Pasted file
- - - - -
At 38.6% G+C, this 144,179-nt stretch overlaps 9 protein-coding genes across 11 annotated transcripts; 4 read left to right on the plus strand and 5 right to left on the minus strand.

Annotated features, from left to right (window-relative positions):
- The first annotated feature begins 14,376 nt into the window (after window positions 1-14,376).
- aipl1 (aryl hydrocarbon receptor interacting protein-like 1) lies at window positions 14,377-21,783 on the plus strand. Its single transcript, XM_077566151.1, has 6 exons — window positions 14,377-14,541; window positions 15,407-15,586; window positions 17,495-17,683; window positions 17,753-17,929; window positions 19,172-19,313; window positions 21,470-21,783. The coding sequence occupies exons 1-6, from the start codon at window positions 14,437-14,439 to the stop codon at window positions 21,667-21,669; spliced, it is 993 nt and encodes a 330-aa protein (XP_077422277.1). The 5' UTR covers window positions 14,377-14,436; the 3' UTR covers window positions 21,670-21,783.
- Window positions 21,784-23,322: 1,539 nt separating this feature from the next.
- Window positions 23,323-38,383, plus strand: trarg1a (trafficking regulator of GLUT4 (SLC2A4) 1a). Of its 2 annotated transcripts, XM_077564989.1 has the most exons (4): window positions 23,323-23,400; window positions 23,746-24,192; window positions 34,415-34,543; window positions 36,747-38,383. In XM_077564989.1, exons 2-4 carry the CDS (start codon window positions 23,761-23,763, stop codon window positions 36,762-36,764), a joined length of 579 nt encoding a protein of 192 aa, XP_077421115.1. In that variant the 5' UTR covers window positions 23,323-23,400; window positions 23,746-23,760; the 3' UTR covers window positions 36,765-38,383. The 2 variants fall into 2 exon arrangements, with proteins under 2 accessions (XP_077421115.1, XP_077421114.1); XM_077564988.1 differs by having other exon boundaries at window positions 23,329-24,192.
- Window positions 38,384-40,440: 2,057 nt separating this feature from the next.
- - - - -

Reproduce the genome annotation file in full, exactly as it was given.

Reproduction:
At 38.6% G+C, this 144,179-nt stretch overlaps 9 protein-coding genes across 11 annotated transcripts; 4 read left to right on the plus strand and 5 right to left on the minus strand.

Annotated features, from left to right (window-relative positions):
- The first annotated feature begins 14,376 nt into the window (after window positions 1-14,376).
- aipl1 (aryl hydrocarbon receptor interacting protein-like 1) lies at window positions 14,377-21,783 on the plus strand. Its single transcript, XM_077566151.1, has 6 exons — window positions 14,377-14,541; window positions 15,407-15,586; window positions 17,495-17,683; window positions 17,753-17,929; window positions 19,172-19,313; window positions 21,470-21,783. The coding sequence occupies exons 1-6, from the start codon at window positions 14,437-14,439 to the stop codon at window positions 21,667-21,669; spliced, it is 993 nt and encodes a 330-aa protein (XP_077422277.1). The 5' UTR covers window positions 14,377-14,436; the 3' UTR covers window positions 21,670-21,783.
- Window positions 21,784-23,322: 1,539 nt separating this feature from the next.
- Window positions 23,323-38,383, plus strand: trarg1a (trafficking regulator of GLUT4 (SLC2A4) 1a). Of its 2 annotated transcripts, XM_077564989.1 has the most exons (4): window positions 23,323-23,400; window positions 23,746-24,192; window positions 34,415-34,543; window positions 36,747-38,383. In XM_077564989.1, exons 2-4 carry the CDS (start codon window positions 23,761-23,763, stop codon window positions 36,762-36,764), a joined length of 579 nt encoding a protein of 192 aa, XP_077421115.1. In that variant the 5' UTR covers window positions 23,323-23,400; window positions 23,746-23,760; the 3' UTR covers window positions 36,765-38,383. The 2 variants fall into 2 exon arrangements, with proteins under 2 accessions (XP_077421115.1, XP_077421114.1); XM_077564988.1 differs by having other exon boundaries at window positions 23,329-24,192.
- Window positions 38,384-40,440: 2,057 nt separating this feature from the next.